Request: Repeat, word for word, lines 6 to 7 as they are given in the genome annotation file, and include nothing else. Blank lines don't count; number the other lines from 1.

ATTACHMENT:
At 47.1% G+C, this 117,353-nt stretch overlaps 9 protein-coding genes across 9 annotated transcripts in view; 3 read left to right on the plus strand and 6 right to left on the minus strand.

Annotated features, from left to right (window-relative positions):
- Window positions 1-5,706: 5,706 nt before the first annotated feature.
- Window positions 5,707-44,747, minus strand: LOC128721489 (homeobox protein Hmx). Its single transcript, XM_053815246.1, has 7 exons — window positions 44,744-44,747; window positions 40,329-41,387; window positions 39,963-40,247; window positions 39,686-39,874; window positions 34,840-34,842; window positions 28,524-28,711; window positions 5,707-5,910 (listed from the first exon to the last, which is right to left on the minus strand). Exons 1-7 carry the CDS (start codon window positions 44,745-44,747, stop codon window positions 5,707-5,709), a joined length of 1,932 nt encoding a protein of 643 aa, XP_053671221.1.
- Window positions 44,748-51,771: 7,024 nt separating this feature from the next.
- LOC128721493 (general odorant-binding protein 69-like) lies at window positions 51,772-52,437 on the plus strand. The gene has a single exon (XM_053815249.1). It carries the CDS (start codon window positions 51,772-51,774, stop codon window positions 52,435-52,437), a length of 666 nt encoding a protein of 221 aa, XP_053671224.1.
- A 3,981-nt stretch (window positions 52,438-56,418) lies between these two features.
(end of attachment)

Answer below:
- LOC128721493 (general odorant-binding protein 69-like) lies at window positions 51,772-52,437 on the plus strand. The gene has a single exon (XM_053815249.1). It carries the CDS (start codon window positions 51,772-51,774, stop codon window positions 52,435-52,437), a length of 666 nt encoding a protein of 221 aa, XP_053671224.1.
- A 3,981-nt stretch (window positions 52,438-56,418) lies between these two features.